The bird tracking consortium contains the following Flemish partners: INBO, VLIZ, Ghent University (Terrestrial Ecology Unit) and Antwerp University (Behavioural Ecology and Ecophysiology). The Bird Tracking Network gave rise to international collaborations with the University of Amsterdam (UvA, LifeWatch coordinator in the Netherlands), Estación Biológica de Doñana, University of St Andrews, and Movebank. INBO and VLIZ joined the Next Generation Animal Tracking consortium (NGAT) initiated by the Universities of Antwerp and Ghent. This multidisciplinary consortium was established to unite international experts, promote the development of analytical tools and boost population and community ecology research.


Larus argentatus Pontoppidan, 1736  Larus fuscus Linnaeus, 1758  Circus aeruginosus (Linnaeus, 1758) 

From left to right: European Herring Gull (©Misjel Decleer); Lesser Black-backed Gull (©Misjel Decleer); Western Marsh Harrier (©The Internet Bird Collection); Eurasian Oystercatcher (©Misjel Decleer)


GPS trackers and ground stations for data transfer

The use of GPS tags with tri-axial accelerometers allow the researchers to efficiently and accurately monitor bird behaviour and migration patterns. Since 2013, over 240 birds have been tagged with UvA-BiTS GPS trackers. Data collected by the trackers are transmitted to ground stations, from where these are transferred to the UvA-BiTS data platform developed by LifeWatch NL. Ground stations were installed on fixed locations near breeding colonies, or on various locations depending on sightings of the tagged birds (e.g., birds of prey that do not breed in colonies). Migration data could only be downloaded if and once the birds returned. 2 ground stations are still active in gull colonies in Oostende and Zeebrugge, but overall, this method is being phased out for 3G GSM transmitters.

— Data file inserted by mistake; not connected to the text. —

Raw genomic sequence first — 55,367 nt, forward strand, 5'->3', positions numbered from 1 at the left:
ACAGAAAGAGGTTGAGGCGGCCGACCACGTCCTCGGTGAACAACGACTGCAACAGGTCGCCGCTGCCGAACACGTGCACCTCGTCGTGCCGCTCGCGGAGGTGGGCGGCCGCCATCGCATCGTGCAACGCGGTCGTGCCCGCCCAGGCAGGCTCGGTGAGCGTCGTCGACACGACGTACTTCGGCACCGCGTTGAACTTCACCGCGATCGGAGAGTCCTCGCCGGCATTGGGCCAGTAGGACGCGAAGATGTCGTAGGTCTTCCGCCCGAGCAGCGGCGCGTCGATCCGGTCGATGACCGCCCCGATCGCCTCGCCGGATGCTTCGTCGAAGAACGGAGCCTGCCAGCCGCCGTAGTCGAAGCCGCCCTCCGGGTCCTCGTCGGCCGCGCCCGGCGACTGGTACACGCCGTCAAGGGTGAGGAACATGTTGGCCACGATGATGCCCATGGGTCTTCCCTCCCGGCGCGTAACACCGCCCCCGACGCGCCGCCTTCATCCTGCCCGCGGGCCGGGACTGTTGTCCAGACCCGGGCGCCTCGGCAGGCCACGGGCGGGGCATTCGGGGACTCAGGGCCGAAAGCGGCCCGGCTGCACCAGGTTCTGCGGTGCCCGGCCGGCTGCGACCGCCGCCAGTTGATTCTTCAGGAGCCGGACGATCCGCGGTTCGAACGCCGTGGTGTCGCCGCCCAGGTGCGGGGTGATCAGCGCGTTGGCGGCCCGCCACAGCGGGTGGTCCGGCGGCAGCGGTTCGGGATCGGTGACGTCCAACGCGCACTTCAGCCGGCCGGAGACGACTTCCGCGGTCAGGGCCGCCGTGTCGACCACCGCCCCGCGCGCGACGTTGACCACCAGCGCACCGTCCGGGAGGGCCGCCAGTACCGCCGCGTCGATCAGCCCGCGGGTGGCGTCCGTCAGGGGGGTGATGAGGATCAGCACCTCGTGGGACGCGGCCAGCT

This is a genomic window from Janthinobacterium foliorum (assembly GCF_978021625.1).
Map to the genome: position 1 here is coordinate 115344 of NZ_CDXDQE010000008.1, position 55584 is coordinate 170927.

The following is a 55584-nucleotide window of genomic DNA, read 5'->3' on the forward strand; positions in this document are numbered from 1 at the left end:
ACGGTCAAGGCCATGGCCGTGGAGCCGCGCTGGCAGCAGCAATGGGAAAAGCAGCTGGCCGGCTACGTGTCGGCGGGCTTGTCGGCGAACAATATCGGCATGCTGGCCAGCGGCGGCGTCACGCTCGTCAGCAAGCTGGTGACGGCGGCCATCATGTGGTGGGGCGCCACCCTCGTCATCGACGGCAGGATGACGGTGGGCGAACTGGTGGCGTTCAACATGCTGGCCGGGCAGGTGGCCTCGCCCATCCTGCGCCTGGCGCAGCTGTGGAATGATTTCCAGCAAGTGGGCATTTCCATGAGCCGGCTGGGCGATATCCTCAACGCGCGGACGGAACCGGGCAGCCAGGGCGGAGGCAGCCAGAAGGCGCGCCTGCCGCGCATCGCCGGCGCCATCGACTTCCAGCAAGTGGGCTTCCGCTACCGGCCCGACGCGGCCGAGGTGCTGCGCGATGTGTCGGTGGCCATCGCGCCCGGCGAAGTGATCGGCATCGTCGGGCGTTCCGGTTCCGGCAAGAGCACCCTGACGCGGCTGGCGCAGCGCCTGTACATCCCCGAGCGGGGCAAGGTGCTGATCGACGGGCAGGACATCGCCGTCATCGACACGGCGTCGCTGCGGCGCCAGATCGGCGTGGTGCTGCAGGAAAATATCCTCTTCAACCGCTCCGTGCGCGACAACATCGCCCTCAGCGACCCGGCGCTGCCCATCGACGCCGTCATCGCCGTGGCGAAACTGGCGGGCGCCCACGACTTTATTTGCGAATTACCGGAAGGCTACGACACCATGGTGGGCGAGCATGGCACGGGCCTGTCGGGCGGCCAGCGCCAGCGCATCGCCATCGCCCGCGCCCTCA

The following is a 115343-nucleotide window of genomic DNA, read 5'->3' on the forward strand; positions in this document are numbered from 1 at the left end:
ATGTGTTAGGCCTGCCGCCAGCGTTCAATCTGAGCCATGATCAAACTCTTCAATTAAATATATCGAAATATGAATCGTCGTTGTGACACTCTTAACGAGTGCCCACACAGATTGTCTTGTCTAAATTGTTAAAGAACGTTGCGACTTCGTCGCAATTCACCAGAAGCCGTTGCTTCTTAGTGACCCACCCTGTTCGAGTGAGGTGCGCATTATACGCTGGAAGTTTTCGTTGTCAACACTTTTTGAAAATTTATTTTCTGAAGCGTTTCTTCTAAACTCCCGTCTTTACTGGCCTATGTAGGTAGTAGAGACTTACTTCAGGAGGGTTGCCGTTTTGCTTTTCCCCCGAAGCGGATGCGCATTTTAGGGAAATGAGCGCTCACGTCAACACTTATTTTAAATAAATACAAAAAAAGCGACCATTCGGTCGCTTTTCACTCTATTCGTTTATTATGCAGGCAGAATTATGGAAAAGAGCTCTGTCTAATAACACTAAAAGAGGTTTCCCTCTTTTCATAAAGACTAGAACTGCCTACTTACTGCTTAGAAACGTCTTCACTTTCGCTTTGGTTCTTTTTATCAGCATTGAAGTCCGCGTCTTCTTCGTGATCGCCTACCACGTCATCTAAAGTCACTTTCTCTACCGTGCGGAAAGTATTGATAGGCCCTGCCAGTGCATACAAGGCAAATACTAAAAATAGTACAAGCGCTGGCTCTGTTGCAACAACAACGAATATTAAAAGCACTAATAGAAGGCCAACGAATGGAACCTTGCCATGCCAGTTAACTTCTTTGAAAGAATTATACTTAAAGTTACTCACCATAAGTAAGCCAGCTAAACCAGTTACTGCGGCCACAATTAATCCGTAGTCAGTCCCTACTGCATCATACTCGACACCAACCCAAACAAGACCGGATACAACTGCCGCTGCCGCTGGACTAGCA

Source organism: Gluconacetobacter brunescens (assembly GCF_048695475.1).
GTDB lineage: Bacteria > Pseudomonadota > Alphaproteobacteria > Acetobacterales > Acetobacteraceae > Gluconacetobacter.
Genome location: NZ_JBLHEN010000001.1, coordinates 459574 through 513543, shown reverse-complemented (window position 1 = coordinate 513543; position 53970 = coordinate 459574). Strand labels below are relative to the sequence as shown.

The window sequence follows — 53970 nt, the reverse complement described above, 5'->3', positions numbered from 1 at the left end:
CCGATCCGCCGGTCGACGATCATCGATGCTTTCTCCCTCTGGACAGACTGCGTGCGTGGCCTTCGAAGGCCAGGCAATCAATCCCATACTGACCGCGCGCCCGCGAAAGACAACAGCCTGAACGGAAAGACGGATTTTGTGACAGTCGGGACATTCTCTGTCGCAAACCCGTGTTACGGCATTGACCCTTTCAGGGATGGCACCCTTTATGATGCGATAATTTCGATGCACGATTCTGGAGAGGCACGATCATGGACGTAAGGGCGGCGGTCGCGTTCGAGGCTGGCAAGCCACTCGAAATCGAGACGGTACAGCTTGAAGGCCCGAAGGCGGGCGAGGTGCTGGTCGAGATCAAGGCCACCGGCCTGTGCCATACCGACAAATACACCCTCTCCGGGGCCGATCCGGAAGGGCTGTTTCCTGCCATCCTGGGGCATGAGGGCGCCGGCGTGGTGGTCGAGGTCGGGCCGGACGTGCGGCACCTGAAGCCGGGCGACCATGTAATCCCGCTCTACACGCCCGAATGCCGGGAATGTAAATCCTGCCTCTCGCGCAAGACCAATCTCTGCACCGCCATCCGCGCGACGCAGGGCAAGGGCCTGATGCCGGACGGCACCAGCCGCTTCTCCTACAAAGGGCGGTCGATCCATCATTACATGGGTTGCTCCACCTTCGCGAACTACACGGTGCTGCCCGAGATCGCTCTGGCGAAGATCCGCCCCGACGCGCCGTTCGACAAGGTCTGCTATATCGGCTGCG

3G GSM transmitters

More recently, 3G GSM transmitters became available for medium sized bird species. This technology does not require the use of ground stations. Another advantage is that data are sent (near-)realtime, which is particularly interesting during migration or when birds don’t return to the area where they were captured and tagged. From 2019 on, Ornitela’s OrniTrack transmitters are used in the LifeWatch bird tracking network. These transmitters directly upload data to a central server using the telecom network.